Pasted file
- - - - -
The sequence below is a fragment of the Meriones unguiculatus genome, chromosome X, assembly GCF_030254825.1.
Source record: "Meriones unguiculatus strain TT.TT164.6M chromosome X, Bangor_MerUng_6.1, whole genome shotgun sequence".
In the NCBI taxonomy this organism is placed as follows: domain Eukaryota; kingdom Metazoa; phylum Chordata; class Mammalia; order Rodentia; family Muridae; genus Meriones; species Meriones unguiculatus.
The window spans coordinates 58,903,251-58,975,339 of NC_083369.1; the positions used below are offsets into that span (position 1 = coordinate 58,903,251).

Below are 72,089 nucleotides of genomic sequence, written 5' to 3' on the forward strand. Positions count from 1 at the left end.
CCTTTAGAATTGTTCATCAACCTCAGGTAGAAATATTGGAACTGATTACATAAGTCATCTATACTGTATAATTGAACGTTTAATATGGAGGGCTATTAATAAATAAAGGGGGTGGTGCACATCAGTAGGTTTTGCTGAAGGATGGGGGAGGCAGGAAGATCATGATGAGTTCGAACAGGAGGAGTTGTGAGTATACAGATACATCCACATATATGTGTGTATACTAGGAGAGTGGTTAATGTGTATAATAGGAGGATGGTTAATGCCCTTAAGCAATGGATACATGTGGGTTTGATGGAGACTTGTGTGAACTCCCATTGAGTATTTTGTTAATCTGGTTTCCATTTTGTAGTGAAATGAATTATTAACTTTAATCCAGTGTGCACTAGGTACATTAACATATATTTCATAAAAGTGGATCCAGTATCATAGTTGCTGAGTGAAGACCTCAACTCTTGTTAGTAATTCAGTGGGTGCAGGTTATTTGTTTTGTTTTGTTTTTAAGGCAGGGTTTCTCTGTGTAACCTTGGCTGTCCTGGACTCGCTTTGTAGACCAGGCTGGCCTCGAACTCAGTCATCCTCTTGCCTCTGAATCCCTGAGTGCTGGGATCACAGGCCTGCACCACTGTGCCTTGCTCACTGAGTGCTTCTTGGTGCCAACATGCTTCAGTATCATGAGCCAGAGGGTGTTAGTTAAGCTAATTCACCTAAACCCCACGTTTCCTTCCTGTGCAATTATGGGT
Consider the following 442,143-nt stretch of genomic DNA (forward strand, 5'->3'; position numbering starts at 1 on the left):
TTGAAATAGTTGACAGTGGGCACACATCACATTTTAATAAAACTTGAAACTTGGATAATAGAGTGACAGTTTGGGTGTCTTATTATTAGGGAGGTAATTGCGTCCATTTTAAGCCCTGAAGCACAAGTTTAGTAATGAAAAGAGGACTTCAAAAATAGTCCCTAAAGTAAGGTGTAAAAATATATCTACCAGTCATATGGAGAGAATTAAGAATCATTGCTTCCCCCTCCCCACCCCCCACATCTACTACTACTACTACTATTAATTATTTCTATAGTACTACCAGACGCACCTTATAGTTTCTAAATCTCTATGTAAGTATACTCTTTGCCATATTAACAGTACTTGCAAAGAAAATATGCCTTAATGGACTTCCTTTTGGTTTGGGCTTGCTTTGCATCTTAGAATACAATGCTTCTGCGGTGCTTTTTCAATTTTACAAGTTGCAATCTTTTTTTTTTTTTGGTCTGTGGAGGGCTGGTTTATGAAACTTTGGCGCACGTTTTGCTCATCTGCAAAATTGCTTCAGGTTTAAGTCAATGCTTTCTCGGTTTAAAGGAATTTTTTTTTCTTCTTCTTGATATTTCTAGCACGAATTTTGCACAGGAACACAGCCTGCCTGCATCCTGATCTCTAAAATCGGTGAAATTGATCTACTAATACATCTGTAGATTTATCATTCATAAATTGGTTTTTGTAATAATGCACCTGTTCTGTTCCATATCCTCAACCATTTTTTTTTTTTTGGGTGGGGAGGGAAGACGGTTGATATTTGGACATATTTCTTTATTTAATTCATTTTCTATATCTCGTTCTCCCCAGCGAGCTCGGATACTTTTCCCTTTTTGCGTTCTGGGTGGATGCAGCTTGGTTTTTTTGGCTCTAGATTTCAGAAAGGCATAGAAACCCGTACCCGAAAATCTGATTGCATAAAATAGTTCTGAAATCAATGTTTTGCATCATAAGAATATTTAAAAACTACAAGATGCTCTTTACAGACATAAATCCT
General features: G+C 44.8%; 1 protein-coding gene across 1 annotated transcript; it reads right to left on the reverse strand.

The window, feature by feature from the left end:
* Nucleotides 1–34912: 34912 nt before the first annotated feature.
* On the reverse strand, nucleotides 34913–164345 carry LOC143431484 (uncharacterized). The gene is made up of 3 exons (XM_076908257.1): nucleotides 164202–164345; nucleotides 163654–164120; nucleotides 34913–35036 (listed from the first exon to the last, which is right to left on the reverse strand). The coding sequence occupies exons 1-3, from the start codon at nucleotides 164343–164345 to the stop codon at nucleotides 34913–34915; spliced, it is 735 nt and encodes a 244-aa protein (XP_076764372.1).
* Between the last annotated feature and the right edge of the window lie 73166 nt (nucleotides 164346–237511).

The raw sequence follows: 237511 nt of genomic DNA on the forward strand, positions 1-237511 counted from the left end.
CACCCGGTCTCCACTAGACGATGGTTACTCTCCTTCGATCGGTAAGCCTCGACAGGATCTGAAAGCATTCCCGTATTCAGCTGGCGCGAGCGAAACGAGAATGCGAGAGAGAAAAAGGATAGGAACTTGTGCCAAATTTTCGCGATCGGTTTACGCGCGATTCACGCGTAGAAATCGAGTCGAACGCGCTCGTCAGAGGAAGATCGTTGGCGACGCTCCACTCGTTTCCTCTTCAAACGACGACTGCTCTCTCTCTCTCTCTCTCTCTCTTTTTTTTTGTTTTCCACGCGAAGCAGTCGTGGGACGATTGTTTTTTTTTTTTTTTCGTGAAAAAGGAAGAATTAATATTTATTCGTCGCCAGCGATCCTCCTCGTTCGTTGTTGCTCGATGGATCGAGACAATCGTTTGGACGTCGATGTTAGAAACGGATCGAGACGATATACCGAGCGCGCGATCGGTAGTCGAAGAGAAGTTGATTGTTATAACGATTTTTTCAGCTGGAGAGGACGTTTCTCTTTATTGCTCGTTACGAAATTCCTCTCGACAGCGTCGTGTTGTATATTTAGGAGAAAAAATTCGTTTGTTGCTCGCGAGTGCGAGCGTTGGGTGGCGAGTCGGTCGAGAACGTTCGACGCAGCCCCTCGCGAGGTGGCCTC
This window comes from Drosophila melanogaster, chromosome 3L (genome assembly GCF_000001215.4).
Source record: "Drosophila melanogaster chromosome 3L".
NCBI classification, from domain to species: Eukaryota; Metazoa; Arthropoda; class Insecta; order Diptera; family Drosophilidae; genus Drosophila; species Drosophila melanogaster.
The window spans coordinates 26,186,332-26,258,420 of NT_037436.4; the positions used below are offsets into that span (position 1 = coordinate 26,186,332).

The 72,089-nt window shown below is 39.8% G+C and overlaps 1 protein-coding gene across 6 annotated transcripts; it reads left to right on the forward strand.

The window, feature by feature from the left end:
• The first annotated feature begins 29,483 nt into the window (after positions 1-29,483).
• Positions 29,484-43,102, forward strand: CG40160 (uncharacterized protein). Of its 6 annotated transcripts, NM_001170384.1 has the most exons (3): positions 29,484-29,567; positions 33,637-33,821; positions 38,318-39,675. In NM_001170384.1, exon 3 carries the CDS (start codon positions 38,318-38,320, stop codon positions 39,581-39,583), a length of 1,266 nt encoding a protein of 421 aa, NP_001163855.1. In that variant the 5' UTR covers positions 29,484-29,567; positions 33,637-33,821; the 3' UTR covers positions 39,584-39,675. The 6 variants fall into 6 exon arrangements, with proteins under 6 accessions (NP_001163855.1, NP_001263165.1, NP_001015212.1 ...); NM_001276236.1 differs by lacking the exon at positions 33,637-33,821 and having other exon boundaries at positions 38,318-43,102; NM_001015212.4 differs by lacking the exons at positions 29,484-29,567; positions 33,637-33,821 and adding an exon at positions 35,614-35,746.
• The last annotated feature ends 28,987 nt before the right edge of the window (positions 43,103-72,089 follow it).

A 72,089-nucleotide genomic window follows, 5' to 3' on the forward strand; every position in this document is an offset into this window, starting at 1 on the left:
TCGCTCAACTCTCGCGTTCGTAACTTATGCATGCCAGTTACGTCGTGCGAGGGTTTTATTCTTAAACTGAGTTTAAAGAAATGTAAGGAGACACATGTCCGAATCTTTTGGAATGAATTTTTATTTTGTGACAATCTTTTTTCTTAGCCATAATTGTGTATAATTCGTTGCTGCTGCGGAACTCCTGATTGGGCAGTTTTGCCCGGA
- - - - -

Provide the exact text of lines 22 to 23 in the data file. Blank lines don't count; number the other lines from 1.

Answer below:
• The first annotated feature begins 29,483 nt into the window (after positions 1-29,483).
• Positions 29,484-43,102, forward strand: CG40160 (uncharacterized protein). Of its 6 annotated transcripts, NM_001170384.1 has the most exons (3): positions 29,484-29,567; positions 33,637-33,821; positions 38,318-39,675. In NM_001170384.1, exon 3 carries the CDS (start codon positions 38,318-38,320, stop codon positions 39,581-39,583), a length of 1,266 nt encoding a protein of 421 aa, NP_001163855.1. In that variant the 5' UTR covers positions 29,484-29,567; positions 33,637-33,821; the 3' UTR covers positions 39,584-39,675. The 6 variants fall into 6 exon arrangements, with proteins under 6 accessions (NP_001163855.1, NP_001263165.1, NP_001015212.1 ...); NM_001276236.1 differs by lacking the exon at positions 33,637-33,821 and having other exon boundaries at positions 38,318-43,102; NM_001015212.4 differs by lacking the exons at positions 29,484-29,567; positions 33,637-33,821 and adding an exon at positions 35,614-35,746.